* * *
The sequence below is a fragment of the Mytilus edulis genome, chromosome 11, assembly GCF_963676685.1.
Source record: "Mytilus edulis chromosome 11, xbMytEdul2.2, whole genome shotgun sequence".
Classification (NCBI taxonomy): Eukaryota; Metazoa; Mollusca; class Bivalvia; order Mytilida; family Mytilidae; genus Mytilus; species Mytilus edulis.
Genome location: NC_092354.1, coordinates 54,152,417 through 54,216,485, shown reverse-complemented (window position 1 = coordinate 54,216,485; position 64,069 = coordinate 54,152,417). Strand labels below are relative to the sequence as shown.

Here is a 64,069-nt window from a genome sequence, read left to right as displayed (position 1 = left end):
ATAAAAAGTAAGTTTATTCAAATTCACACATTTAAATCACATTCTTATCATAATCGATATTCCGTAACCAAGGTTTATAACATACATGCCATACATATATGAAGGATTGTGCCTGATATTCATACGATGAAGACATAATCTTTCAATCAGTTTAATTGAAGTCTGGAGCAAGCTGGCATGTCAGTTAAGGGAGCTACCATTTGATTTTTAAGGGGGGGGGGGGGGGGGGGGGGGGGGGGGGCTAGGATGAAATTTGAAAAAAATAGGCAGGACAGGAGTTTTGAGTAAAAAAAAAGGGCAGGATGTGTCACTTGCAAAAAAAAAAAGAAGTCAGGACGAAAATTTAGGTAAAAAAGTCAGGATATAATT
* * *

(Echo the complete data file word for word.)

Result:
The sequence below is a fragment of the Mytilus edulis genome, chromosome 11, assembly GCF_963676685.1.
Source record: "Mytilus edulis chromosome 11, xbMytEdul2.2, whole genome shotgun sequence".
Classification (NCBI taxonomy): Eukaryota; Metazoa; Mollusca; class Bivalvia; order Mytilida; family Mytilidae; genus Mytilus; species Mytilus edulis.
Genome location: NC_092354.1, coordinates 54,152,417 through 54,216,485, shown reverse-complemented (window position 1 = coordinate 54,216,485; position 64,069 = coordinate 54,152,417). Strand labels below are relative to the sequence as shown.

Here is a 64,069-nt window from a genome sequence, read left to right as displayed (position 1 = left end):
ATAAAAAGTAAGTTTATTCAAATTCACACATTTAAATCACATTCTTATCATAATCGATATTCCGTAACCAAGGTTTATAACATACATGCCATACATATATGAAGGATTGTGCCTGATATTCATACGATGAAGACATAATCTTTCAATCAGTTTAATTGAAGTCTGGAGCAAGCTGGCATGTCAGTTAAGGGAGCTACCATTTGATTTTTAAGGGGGGGGGGGGGGGGGGGGGGGGGGGGGGCTAGGATGAAATTTGAAAAAAATAGGCAGGACAGGAGTTTTGAGTAAAAAAAAAGGGCAGGATGTGTCACTTGCAAAAAAAAAAAGAAGTCAGGACGAAAATTTAGGTAAAAAAGTCAGGATATAATT